You can de-Ess it, so that the S’s don't come across so strong, you can enhance, you can put the low frequency or the high frequency up or down.
Well, really you can just put them up essentially if you want to. You can enhance those frequencies if you want. You then also have an expander gain and finally then the output.
The nice thing is then you get that pro-quality audio right in the first time. You don't have to apply all this stuff right away, when you set this up, you just play with it.
I spent days, not the whole day, but each day I'd record something, test all these different settings and I'd give it to @tomasgeorge. I tested it out until I got these exact settings. I'm very happy with how this sounds in all different environments.
If you switch the audio to something else like the iPhone, you will be able to hear the difference, even though it does some dynamic processing.
There is a big difference between the iPhone audio and this mic because this microphone has all those effects applied onto it. It gives that professional sound, and that's one of those subconscious things that most of us have to make a lot of these judgments and assessments of people subconsciously.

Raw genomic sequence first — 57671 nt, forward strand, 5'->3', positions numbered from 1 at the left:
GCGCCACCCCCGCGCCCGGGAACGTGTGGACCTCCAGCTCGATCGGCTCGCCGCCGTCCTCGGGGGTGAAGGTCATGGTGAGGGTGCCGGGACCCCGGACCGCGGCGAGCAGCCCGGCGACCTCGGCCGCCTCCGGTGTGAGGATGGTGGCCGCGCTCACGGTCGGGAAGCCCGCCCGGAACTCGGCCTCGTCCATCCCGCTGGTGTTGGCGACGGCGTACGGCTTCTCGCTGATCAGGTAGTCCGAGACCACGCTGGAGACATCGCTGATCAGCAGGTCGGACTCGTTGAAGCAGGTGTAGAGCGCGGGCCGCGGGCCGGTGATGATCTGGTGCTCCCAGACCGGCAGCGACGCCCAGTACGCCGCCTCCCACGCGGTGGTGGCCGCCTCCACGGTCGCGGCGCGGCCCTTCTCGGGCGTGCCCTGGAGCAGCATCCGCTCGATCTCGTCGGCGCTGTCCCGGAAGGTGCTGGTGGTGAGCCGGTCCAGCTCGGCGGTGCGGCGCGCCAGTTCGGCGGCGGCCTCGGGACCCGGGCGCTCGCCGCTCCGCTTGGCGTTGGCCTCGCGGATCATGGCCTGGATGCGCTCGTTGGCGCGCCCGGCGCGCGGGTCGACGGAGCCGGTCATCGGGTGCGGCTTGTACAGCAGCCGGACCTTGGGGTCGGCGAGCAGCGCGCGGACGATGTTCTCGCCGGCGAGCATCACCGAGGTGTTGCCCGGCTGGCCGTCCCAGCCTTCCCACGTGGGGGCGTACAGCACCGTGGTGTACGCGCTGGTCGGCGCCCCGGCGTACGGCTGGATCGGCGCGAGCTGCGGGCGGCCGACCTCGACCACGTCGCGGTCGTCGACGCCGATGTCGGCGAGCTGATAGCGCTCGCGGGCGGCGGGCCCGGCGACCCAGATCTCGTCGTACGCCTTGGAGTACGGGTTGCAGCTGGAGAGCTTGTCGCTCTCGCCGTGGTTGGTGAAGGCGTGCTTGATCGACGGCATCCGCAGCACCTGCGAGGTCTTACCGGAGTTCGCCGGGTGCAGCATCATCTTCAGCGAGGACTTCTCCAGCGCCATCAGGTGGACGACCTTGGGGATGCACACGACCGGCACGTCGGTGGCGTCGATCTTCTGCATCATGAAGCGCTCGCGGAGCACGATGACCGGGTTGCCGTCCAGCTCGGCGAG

Having a professional quality sound with that compression on it, if you want to lower high-frequency enhancement, the *de-Essing with those audio effects applied, that's something we subconsciously often associate with high quality.
Really it's just a few different pieces of equipment modifying my voice a little bit, and we associate that subconsciously with high quality.
If you want to come across as high quality, having this kind of setup helps a lot.
I will show you after I present everything here how all this fits together and connects to the computer.